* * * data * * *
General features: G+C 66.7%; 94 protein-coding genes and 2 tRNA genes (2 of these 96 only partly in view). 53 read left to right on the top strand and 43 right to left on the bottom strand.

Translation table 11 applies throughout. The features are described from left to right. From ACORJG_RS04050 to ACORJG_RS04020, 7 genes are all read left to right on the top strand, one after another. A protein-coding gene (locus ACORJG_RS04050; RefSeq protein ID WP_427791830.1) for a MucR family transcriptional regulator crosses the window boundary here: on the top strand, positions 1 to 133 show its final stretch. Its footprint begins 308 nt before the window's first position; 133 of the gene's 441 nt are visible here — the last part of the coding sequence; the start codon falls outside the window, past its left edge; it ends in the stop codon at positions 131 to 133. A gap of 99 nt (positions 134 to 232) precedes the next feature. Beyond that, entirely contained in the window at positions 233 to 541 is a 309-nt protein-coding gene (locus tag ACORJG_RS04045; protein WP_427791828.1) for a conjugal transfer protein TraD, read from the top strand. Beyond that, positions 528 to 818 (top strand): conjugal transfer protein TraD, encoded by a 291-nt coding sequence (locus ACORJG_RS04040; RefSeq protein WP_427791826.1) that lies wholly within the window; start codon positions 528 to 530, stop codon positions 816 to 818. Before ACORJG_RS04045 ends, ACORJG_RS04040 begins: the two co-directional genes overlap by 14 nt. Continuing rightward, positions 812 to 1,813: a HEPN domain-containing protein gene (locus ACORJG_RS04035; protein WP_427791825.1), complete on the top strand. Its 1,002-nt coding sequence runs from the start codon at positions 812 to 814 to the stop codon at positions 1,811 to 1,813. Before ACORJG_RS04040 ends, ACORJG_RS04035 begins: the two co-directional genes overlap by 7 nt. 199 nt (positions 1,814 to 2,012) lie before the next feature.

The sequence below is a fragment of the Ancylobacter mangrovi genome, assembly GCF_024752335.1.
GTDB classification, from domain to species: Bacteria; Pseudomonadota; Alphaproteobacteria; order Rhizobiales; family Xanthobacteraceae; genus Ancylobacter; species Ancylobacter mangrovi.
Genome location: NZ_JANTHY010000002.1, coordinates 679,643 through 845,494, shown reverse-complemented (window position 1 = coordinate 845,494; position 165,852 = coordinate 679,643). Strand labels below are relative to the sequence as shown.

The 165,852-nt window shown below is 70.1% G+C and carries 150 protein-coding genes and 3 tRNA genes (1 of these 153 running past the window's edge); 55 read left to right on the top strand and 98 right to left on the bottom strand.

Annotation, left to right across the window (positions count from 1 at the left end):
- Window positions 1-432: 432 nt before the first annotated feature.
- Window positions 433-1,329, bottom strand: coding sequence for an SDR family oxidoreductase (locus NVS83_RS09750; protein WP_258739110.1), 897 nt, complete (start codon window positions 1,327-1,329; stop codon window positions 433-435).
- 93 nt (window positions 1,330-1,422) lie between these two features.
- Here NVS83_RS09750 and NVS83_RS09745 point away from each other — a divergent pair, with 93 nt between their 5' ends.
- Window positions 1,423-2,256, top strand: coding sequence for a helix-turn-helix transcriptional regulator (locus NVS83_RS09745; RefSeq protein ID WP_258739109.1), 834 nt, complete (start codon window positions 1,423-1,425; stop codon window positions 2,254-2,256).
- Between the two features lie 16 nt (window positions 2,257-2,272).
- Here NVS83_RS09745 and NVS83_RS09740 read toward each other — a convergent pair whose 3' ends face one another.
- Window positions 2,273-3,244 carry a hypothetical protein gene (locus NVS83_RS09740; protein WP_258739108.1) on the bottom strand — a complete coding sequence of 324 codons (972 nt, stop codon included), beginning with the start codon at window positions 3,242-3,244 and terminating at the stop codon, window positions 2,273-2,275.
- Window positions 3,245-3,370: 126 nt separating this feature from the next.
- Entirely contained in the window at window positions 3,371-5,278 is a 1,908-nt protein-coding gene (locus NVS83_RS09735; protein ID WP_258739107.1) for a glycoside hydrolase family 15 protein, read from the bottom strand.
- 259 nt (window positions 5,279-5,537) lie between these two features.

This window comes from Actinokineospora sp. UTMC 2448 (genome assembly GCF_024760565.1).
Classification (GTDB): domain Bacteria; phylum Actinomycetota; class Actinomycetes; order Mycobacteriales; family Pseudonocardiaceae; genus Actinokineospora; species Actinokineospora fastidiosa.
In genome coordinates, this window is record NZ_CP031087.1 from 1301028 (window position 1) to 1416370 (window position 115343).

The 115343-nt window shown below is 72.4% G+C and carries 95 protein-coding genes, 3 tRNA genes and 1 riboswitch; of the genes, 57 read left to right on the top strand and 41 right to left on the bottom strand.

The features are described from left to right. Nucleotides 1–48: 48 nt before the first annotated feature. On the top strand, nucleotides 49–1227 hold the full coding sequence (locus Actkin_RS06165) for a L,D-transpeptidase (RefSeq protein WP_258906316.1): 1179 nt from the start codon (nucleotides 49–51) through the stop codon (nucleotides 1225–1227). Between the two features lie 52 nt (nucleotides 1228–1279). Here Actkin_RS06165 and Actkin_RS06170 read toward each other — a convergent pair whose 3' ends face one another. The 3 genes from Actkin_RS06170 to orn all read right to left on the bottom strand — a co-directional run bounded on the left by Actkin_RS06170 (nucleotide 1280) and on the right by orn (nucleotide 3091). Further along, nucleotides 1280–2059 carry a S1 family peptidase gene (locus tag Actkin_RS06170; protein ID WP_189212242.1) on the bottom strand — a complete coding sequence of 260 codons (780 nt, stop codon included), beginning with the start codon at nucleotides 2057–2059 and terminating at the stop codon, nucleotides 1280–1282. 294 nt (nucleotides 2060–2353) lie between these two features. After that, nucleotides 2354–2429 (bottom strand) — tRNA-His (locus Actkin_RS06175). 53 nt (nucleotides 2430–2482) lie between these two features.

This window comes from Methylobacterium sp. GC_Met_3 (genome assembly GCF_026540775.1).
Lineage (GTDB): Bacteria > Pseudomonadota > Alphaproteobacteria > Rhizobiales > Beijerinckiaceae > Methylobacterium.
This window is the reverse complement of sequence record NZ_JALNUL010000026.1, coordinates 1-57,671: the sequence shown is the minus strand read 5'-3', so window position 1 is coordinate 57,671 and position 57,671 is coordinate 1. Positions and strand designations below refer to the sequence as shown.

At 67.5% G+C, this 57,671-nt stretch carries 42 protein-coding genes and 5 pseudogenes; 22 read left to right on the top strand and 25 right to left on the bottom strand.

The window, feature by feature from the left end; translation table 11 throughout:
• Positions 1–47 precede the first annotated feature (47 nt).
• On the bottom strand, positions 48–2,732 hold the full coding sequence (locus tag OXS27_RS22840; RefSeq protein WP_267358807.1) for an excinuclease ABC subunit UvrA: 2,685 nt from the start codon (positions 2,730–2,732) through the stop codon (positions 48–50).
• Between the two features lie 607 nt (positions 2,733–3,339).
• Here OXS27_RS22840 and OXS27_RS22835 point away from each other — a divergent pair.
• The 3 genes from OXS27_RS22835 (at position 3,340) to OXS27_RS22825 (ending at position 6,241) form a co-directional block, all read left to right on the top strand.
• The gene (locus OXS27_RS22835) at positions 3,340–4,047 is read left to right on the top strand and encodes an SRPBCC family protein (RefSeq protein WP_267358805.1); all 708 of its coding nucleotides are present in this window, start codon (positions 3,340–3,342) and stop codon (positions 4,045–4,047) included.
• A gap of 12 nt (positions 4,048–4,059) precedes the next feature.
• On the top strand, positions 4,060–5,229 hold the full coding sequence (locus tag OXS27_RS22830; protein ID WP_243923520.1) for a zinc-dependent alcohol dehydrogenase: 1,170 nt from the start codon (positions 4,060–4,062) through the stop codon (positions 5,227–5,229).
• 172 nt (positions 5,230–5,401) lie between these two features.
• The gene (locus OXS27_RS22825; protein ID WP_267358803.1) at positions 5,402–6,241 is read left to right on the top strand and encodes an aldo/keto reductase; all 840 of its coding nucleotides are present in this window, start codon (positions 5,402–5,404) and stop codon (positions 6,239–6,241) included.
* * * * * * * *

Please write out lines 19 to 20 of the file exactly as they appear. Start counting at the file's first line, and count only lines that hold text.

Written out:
This window comes from Actinokineospora sp. UTMC 2448 (genome assembly GCF_024760565.1).
Classification (GTDB): domain Bacteria; phylum Actinomycetota; class Actinomycetes; order Mycobacteriales; family Pseudonocardiaceae; genus Actinokineospora; species Actinokineospora fastidiosa.